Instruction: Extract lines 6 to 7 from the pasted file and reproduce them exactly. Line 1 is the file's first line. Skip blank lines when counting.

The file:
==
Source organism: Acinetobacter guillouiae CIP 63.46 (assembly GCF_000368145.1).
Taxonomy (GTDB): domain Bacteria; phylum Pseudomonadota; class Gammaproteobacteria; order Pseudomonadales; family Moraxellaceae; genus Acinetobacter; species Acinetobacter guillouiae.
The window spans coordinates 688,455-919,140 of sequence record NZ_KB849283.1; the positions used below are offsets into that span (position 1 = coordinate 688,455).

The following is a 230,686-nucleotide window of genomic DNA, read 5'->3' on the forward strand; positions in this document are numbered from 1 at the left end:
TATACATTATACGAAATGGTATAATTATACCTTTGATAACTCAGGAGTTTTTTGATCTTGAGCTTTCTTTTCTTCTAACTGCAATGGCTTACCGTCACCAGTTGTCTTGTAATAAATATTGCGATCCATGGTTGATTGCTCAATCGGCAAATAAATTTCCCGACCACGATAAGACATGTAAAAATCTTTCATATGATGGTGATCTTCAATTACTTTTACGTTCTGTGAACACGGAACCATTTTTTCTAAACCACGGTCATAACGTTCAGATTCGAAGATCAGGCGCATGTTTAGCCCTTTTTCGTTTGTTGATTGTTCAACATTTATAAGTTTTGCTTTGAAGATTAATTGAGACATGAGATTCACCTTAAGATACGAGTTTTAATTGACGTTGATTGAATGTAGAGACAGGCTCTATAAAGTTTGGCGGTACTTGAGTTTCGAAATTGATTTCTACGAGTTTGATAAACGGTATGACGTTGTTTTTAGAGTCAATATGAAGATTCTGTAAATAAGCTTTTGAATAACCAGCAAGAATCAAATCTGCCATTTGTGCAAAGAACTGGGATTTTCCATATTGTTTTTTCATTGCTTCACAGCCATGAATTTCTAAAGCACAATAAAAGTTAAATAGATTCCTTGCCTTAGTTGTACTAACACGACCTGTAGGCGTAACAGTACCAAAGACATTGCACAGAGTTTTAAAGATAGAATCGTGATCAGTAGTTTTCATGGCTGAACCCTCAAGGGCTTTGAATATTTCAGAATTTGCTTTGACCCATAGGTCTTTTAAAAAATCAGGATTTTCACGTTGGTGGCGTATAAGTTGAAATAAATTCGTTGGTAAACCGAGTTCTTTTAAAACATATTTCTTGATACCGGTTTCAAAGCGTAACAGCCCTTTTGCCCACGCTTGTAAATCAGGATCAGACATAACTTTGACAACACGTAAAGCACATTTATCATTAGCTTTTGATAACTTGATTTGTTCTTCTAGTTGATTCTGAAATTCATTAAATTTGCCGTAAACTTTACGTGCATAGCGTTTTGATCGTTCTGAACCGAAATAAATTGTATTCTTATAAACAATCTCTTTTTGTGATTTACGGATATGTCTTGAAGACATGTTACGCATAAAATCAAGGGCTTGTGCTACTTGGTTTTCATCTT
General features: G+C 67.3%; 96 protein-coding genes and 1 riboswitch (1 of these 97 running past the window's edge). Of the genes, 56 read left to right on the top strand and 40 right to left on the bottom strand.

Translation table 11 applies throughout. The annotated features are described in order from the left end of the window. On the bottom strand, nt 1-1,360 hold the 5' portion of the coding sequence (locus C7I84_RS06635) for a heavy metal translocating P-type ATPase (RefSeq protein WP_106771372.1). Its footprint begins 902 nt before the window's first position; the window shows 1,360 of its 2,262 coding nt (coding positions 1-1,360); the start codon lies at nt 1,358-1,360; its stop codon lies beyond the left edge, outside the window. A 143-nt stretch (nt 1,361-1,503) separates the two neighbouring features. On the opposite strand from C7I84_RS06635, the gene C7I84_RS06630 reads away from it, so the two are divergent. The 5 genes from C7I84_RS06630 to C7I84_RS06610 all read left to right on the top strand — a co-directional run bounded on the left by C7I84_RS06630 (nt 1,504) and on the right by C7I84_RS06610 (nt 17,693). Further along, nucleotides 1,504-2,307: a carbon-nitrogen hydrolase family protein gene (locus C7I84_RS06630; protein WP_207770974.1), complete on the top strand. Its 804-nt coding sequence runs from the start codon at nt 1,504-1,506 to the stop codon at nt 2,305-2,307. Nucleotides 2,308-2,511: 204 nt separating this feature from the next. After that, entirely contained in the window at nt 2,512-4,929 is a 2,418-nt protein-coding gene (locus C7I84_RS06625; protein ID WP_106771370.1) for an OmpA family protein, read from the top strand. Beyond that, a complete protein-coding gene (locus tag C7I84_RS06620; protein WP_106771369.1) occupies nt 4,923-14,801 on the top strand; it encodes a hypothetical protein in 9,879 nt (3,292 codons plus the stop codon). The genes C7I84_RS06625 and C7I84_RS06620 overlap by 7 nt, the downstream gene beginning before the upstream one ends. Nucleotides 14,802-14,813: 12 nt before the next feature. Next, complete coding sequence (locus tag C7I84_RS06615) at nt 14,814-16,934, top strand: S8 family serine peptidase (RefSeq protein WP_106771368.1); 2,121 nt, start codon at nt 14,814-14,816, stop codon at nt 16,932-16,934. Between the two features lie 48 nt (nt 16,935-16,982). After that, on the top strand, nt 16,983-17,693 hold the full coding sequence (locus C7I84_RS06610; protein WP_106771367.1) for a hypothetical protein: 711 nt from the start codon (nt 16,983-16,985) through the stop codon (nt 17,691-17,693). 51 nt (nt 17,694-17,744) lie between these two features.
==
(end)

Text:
General features: G+C 67.3%; 96 protein-coding genes and 1 riboswitch (1 of these 97 running past the window's edge). Of the genes, 56 read left to right on the top strand and 40 right to left on the bottom strand.

Translation table 11 applies throughout. The annotated features are described in order from the left end of the window. On the bottom strand, nt 1-1,360 hold the 5' portion of the coding sequence (locus C7I84_RS06635) for a heavy metal translocating P-type ATPase (RefSeq protein WP_106771372.1). Its footprint begins 902 nt before the window's first position; the window shows 1,360 of its 2,262 coding nt (coding positions 1-1,360); the start codon lies at nt 1,358-1,360; its stop codon lies beyond the left edge, outside the window. A 143-nt stretch (nt 1,361-1,503) separates the two neighbouring features. On the opposite strand from C7I84_RS06635, the gene C7I84_RS06630 reads away from it, so the two are divergent. The 5 genes from C7I84_RS06630 to C7I84_RS06610 all read left to right on the top strand — a co-directional run bounded on the left by C7I84_RS06630 (nt 1,504) and on the right by C7I84_RS06610 (nt 17,693). Further along, nucleotides 1,504-2,307: a carbon-nitrogen hydrolase family protein gene (locus C7I84_RS06630; protein WP_207770974.1), complete on the top strand. Its 804-nt coding sequence runs from the start codon at nt 1,504-1,506 to the stop codon at nt 2,305-2,307. Nucleotides 2,308-2,511: 204 nt separating this feature from the next. After that, entirely contained in the window at nt 2,512-4,929 is a 2,418-nt protein-coding gene (locus C7I84_RS06625; protein ID WP_106771370.1) for an OmpA family protein, read from the top strand. Beyond that, a complete protein-coding gene (locus tag C7I84_RS06620; protein WP_106771369.1) occupies nt 4,923-14,801 on the top strand; it encodes a hypothetical protein in 9,879 nt (3,292 codons plus the stop codon). The genes C7I84_RS06625 and C7I84_RS06620 overlap by 7 nt, the downstream gene beginning before the upstream one ends. Nucleotides 14,802-14,813: 12 nt before the next feature. Next, complete coding sequence (locus tag C7I84_RS06615) at nt 14,814-16,934, top strand: S8 family serine peptidase (RefSeq protein WP_106771368.1); 2,121 nt, start codon at nt 14,814-14,816, stop codon at nt 16,932-16,934. Between the two features lie 48 nt (nt 16,935-16,982). After that, on the top strand, nt 16,983-17,693 hold the full coding sequence (locus C7I84_RS06610; protein WP_106771367.1) for a hypothetical protein: 711 nt from the start codon (nt 16,983-16,985) through the stop codon (nt 17,691-17,693). 51 nt (nt 17,694-17,744) lie between these two features.